The data subject argued that the negative entry was to his detriment as it restricted his ability to participate in economic life. In particular, he could not obtain overdrafts, finance property or car, or place internet orders on account. He argued that the processing of the data on the discharge of residual debt by the controller was unlawful. The data subject requested, inter alia, to order the controller to remove the entry. The controller instead justified the processing with the necessity to provide its contract partners with facts to assess the data subject's creditworthiness. Deleting the entry would deceive potential lenders and possibly induce them to grant a loan without having sufficient information on the data subject's actual creditworthiness.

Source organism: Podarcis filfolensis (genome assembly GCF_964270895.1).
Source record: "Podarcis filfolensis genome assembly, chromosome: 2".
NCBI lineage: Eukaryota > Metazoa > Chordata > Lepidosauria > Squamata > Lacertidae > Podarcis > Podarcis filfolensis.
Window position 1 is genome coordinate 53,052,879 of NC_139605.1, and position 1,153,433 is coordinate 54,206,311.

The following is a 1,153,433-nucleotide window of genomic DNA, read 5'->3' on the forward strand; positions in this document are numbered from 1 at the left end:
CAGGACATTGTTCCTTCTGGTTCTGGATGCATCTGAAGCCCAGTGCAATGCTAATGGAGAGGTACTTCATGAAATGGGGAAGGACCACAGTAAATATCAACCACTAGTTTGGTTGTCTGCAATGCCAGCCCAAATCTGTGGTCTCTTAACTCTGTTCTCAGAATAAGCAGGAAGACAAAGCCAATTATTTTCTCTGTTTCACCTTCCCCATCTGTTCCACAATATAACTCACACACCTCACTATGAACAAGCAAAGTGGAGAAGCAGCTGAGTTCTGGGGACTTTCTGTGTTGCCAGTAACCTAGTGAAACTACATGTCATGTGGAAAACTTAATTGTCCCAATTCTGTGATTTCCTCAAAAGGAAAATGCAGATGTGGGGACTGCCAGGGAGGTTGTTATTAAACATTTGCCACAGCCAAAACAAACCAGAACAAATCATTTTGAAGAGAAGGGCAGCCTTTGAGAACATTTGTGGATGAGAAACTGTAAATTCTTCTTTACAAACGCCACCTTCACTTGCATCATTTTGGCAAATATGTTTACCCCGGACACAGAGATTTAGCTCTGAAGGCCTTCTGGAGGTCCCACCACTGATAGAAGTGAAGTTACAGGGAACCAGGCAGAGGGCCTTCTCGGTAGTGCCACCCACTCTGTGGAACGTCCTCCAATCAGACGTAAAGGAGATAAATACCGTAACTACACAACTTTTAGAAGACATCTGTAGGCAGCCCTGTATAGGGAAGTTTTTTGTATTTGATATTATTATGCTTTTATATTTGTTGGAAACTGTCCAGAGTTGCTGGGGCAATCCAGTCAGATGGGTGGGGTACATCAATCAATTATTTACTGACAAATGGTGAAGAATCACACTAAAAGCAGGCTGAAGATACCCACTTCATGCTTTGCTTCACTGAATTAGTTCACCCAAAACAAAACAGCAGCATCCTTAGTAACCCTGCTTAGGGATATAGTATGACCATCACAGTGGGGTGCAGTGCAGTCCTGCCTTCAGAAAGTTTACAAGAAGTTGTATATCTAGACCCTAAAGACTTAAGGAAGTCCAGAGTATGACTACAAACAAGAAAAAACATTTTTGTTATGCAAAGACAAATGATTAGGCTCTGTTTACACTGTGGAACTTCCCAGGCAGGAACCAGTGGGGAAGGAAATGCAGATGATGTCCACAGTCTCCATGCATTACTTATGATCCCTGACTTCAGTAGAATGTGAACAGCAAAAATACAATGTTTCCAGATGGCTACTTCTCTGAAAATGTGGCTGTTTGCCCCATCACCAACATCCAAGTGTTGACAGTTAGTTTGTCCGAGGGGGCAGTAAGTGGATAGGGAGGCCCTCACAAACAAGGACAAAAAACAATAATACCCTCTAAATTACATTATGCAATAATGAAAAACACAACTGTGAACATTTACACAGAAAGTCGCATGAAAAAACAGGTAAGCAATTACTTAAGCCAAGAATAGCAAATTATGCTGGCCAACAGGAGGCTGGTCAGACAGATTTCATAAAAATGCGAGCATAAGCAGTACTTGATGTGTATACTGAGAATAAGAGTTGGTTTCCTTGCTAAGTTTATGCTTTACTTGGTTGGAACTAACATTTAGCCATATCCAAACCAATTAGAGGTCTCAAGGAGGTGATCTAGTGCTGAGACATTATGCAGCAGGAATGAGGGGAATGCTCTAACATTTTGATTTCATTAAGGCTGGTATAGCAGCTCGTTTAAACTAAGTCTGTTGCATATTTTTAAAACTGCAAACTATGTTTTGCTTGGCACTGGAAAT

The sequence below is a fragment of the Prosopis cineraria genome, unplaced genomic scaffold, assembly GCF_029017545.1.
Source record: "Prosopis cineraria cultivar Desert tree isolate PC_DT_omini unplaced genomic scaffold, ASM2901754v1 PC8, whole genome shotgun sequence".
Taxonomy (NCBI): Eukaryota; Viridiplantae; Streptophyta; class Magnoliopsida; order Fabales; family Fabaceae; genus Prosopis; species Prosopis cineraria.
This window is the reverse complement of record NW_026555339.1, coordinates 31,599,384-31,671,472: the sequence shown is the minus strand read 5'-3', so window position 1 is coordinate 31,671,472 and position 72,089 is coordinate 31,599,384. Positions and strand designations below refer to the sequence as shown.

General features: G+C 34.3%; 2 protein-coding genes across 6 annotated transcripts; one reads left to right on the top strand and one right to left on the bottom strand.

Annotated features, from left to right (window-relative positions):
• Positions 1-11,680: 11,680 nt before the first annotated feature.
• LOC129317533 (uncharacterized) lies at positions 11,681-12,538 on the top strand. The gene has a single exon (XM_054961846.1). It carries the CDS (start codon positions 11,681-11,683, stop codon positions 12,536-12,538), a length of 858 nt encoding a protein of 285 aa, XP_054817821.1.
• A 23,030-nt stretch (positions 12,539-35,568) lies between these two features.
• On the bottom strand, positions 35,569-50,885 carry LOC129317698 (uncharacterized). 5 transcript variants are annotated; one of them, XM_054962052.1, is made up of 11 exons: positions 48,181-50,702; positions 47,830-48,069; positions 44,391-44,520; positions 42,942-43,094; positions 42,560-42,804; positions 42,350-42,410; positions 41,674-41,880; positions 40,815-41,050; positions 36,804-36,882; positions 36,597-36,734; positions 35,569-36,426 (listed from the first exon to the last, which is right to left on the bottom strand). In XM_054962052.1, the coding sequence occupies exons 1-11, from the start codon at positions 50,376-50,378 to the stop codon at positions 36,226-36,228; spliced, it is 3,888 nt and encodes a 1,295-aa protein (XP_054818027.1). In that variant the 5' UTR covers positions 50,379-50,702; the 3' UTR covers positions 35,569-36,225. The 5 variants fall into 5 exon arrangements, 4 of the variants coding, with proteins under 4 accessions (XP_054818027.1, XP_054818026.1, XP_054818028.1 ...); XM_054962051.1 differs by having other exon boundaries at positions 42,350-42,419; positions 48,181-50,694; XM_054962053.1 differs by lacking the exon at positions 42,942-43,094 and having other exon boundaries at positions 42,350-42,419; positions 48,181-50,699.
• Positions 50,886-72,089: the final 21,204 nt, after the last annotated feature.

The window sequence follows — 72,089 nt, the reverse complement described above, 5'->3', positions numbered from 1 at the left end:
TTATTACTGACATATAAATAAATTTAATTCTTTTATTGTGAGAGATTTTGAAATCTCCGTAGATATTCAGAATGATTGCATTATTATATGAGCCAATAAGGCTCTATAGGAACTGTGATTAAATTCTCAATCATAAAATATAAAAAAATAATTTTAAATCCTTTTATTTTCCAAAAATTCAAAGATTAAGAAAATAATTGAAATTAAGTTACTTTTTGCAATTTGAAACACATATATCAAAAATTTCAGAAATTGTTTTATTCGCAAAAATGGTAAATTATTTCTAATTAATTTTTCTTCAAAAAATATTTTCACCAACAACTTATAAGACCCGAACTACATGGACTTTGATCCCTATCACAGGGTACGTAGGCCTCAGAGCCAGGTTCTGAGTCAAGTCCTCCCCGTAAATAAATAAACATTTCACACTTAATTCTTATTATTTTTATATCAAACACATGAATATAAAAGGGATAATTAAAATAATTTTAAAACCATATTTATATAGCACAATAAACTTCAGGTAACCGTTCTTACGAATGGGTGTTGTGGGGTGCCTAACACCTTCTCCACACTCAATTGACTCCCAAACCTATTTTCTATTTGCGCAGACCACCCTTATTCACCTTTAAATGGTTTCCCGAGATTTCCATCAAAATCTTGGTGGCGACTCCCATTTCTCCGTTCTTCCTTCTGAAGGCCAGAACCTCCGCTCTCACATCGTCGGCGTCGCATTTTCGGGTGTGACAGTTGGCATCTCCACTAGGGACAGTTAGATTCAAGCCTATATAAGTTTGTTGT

The court had to decide whether the data subject was entitled to have the negative entry deleted and whether the data subject was entitled to injunctive relief against the controller’s data processing in connection with the discharge of residual debt.

Holding[edit | edit source]

The appellate court dismissed the claim. It held that the requirements for a claim for erasure pursuant to Article 17(1) GDPR were not met, and the processing is lawful pursuant to Article 6(1)(f) GDPR.

Pursuant to Article 17(1), data subjects have the right to demand from the controller that their personal data be deleted without undue delay, provided that one of the grounds specified in the provision, applies. This is in particular the case if there are no overriding legitimate grounds for the processing, the purpose of processing no longer exists or the processing of personal data was unlawful.